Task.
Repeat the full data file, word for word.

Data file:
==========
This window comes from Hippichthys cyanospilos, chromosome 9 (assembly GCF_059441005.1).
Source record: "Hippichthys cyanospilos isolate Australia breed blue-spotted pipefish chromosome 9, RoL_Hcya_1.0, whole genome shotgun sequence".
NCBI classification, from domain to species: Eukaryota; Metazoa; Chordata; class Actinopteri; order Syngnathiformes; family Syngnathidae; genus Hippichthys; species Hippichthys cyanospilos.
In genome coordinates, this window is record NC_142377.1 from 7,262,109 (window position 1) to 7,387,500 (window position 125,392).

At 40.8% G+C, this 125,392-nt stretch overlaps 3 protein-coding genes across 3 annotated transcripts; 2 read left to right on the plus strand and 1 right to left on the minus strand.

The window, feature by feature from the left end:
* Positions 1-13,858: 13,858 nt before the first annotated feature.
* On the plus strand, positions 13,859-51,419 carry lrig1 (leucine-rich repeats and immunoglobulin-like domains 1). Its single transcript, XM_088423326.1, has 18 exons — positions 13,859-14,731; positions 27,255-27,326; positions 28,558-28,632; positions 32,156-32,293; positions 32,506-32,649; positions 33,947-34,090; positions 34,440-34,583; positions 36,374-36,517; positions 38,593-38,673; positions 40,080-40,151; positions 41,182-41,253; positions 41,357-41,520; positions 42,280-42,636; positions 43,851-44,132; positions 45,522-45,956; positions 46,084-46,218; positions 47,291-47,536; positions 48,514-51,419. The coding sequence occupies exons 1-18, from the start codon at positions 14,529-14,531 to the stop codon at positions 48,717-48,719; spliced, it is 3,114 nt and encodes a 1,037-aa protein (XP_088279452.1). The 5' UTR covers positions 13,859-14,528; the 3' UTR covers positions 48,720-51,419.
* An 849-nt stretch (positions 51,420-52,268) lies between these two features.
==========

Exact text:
This window comes from Hippichthys cyanospilos, chromosome 9 (assembly GCF_059441005.1).
Source record: "Hippichthys cyanospilos isolate Australia breed blue-spotted pipefish chromosome 9, RoL_Hcya_1.0, whole genome shotgun sequence".
NCBI classification, from domain to species: Eukaryota; Metazoa; Chordata; class Actinopteri; order Syngnathiformes; family Syngnathidae; genus Hippichthys; species Hippichthys cyanospilos.
In genome coordinates, this window is record NC_142377.1 from 7,262,109 (window position 1) to 7,387,500 (window position 125,392).

At 40.8% G+C, this 125,392-nt stretch overlaps 3 protein-coding genes across 3 annotated transcripts; 2 read left to right on the plus strand and 1 right to left on the minus strand.

The window, feature by feature from the left end:
* Positions 1-13,858: 13,858 nt before the first annotated feature.
* On the plus strand, positions 13,859-51,419 carry lrig1 (leucine-rich repeats and immunoglobulin-like domains 1). Its single transcript, XM_088423326.1, has 18 exons — positions 13,859-14,731; positions 27,255-27,326; positions 28,558-28,632; positions 32,156-32,293; positions 32,506-32,649; positions 33,947-34,090; positions 34,440-34,583; positions 36,374-36,517; positions 38,593-38,673; positions 40,080-40,151; positions 41,182-41,253; positions 41,357-41,520; positions 42,280-42,636; positions 43,851-44,132; positions 45,522-45,956; positions 46,084-46,218; positions 47,291-47,536; positions 48,514-51,419. The coding sequence occupies exons 1-18, from the start codon at positions 14,529-14,531 to the stop codon at positions 48,717-48,719; spliced, it is 3,114 nt and encodes a 1,037-aa protein (XP_088279452.1). The 5' UTR covers positions 13,859-14,528; the 3' UTR covers positions 48,720-51,419.
* An 849-nt stretch (positions 51,420-52,268) lies between these two features.